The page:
Now at this point, you could be wondering “Where else can they go?” We’ve basically exhausted all of the typical controversy points of video games”. But, in our research, we found some interesting cases that we felt were definitely worth discussing, although they weren’t directly correlated to our other research; that topic being the physical problems that can be caused from video games and their long-term exposure. Most of the problems are concerning a somewhat newer function in the last decade of video games, which is shaking and vibration in controls. When you play video games, you might feel a little more immersed if your controller vibrates when an earthquake is happening, or a sudden movement of your controller when your character is hit. This seemed harmless to us at first, but with more research, it proved to not be so. Some doctors in Great Britain studied cases of children playing with these controllers and have seen severe cases of hand and arm pain. They said that over time, this stimuli can cause the same damage as jackhammer or chainsaw use. It really surprised us to hear this considering you would never think these completely different things could cause the same issues. There was actually a medical journal that was released depicting a victim of this problem, that being a young boy who played video games upwards of 7 hours a day with these vibrating controls always turned on. He was plagued with hand pain and swelling for almost two whole years and the doctors said it was worse than workers using high powered drills that they had ever seen.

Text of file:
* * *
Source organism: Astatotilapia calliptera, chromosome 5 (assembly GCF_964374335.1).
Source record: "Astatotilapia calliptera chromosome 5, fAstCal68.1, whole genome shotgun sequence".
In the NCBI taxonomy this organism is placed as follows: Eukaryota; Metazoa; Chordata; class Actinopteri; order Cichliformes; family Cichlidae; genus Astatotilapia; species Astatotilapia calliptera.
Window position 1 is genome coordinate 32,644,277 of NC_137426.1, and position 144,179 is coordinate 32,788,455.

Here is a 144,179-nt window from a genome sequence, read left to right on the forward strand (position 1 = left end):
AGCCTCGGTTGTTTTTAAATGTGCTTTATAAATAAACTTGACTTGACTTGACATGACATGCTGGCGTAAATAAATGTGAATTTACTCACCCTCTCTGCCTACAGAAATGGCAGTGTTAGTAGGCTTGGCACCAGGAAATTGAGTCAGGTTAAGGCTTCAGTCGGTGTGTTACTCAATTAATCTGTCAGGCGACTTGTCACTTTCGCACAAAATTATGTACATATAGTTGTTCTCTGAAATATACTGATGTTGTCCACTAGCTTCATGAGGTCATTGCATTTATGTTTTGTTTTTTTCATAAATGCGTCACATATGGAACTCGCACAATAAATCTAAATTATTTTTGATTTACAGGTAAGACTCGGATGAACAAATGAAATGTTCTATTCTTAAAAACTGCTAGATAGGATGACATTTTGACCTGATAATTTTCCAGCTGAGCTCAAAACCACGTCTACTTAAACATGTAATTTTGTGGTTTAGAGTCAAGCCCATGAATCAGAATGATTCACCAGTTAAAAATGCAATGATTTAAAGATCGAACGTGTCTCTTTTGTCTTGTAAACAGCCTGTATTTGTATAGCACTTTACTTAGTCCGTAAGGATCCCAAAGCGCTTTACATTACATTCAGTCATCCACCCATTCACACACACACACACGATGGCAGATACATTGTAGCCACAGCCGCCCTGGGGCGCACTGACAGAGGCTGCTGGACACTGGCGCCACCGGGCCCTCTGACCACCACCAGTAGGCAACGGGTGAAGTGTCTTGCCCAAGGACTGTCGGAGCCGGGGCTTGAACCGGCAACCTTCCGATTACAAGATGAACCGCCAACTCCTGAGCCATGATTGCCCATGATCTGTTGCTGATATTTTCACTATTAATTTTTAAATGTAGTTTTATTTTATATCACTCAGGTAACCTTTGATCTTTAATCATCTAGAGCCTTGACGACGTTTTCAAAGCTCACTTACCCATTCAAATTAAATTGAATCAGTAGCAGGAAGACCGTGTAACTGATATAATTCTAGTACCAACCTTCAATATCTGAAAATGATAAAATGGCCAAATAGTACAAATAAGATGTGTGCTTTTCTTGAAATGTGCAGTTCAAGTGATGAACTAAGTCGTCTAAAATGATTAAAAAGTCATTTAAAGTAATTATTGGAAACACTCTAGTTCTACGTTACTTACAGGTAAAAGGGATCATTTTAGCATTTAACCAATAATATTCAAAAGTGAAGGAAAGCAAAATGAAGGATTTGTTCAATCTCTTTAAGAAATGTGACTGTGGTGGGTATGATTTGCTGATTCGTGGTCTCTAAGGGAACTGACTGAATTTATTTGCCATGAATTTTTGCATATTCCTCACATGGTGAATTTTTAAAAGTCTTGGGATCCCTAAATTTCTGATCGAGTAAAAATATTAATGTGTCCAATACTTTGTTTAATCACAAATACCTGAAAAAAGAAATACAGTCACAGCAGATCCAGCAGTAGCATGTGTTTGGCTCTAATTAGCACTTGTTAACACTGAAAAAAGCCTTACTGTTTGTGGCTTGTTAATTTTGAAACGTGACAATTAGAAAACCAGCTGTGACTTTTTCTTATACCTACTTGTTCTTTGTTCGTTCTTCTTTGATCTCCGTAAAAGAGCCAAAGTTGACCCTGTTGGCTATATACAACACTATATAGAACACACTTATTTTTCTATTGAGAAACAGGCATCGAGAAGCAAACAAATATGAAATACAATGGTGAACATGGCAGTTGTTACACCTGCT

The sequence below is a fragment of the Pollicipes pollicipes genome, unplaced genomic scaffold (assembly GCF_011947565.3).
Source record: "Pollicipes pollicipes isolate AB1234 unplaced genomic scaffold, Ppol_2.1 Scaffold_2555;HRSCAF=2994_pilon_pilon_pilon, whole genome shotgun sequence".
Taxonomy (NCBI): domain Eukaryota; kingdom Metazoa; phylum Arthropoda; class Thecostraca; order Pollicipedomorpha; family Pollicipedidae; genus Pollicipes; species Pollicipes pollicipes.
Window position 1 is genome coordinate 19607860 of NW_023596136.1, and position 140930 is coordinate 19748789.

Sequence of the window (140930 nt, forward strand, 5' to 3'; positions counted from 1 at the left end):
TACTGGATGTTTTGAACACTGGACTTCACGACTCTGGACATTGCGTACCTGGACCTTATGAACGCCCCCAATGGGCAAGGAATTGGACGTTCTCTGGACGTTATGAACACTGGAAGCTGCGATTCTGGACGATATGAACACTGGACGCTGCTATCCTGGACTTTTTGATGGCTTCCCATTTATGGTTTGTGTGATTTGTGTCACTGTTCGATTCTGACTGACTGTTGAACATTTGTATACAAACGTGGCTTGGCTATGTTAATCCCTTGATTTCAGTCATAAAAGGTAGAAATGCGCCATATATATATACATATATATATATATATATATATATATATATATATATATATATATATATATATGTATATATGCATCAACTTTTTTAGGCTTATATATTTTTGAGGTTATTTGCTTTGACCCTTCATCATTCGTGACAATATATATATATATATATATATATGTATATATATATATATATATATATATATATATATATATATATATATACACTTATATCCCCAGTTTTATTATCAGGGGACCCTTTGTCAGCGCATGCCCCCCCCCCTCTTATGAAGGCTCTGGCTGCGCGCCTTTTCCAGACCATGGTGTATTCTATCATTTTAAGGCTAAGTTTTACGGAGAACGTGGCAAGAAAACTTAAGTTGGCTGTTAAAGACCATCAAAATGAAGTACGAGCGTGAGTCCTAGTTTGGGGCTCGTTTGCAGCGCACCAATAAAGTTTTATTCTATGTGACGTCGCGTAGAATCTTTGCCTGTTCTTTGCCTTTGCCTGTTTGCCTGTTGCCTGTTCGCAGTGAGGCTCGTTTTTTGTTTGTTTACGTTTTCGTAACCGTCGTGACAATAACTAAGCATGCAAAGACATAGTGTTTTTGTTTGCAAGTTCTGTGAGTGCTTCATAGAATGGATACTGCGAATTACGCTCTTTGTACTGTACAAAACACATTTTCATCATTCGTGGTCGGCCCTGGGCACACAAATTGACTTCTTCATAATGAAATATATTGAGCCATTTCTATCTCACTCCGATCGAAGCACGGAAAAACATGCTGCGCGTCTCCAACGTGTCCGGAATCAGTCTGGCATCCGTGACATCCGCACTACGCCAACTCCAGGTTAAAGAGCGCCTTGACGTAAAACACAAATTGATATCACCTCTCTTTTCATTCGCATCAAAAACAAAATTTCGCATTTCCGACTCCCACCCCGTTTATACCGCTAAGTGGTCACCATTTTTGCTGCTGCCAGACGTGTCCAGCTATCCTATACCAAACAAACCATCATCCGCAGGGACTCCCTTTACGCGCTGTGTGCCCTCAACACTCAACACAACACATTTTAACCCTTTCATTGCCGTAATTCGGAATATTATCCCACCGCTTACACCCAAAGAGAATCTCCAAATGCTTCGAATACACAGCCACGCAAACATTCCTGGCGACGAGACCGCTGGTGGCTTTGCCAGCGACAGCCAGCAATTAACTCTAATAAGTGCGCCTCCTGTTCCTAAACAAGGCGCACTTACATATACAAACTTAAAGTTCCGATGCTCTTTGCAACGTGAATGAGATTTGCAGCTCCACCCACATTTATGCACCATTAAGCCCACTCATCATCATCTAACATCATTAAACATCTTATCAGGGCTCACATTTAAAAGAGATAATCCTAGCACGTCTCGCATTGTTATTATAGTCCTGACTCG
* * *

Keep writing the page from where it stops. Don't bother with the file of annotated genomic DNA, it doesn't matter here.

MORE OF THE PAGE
We weren’t trying to scare you into turning off control vibration with that last passage, but it’s just important to know the severity that even video games can cause when not used correctly. Of course, the manuals and health warnings that come with all consoles and games these days warn about such injuries. It’s common knowledge that you shouldn’t be playing video games for too long, but it doesn’t really stop people. It’s just proof that even when video games are designed with general safety in mind that this can get easily ignored. However, there doesn’t really seem to be much you can do to protect people from themselves. But it’s also important to understand that video games can affect you on whole new levels- it’s not as simple as everyone thinks, and it really can be scary what can happen, no matter how harmless we depict video games.
After all our research, it definitely dawns on me that I seem like a person who hates video games- but, that’s not the case. Maybe I just looked at the wrong investigations or took things the wrong way, but who knows? Instead of taking this writing as an attack on video games, try to see it more as a warning. It’s important to think about video games as a medium and as you can see, video games can change people whether or not they want that, and I don’t think that makes video games evil. I see it as more of a challenge that we need to overcome. We need to stay vigilant about our health and safety more than ever these days, and I think video games might contribute to that. A general message I see throughout all of this researching and investigating is that moderation is key with video games and that you have to control yourself, just like you’d control your video games. You can’t be hurt by video games unless you let them hurt you.
Bibliography / Work Cited / I don’t know
Stermer, Paul S. “SeX-Box: Exposure to sexist video games predicts benevolent sexism.” Psychology of popular media culture, 2015, pp. 47–55. http://web.fitchburgstate.edu:2133/10.1037/a0028397
"Can video games cause pain ... and affect the brain?" Weekly Reader, Edition 3 [including Science Spin], 3 May 2002, p. SS2. General OneFile, http%3A%2F%2Flink.galegroup.com%2Fapps%2Fdoc%2FA86058424%2FITOF%3Fu%3Dmlin_c_fitchcol%26sid%3DITOF%26xid%3Dfaea955c. Accessed 11 Dec. 2017.
Wendling, Patrice. "Violent video games affect brain, MRIs show." Pediatric News, Jan. 2007, p. 34. General OneFile, http%3A%2F%2Flink.galegroup.com%2Fapps%2Fdoc%2FA158624162%2FITOF%3Fu%3Dmlin_c_fitchcol%26sid%3DITOF%26xid%3Df8479525. Accessed 11 Dec. 2017.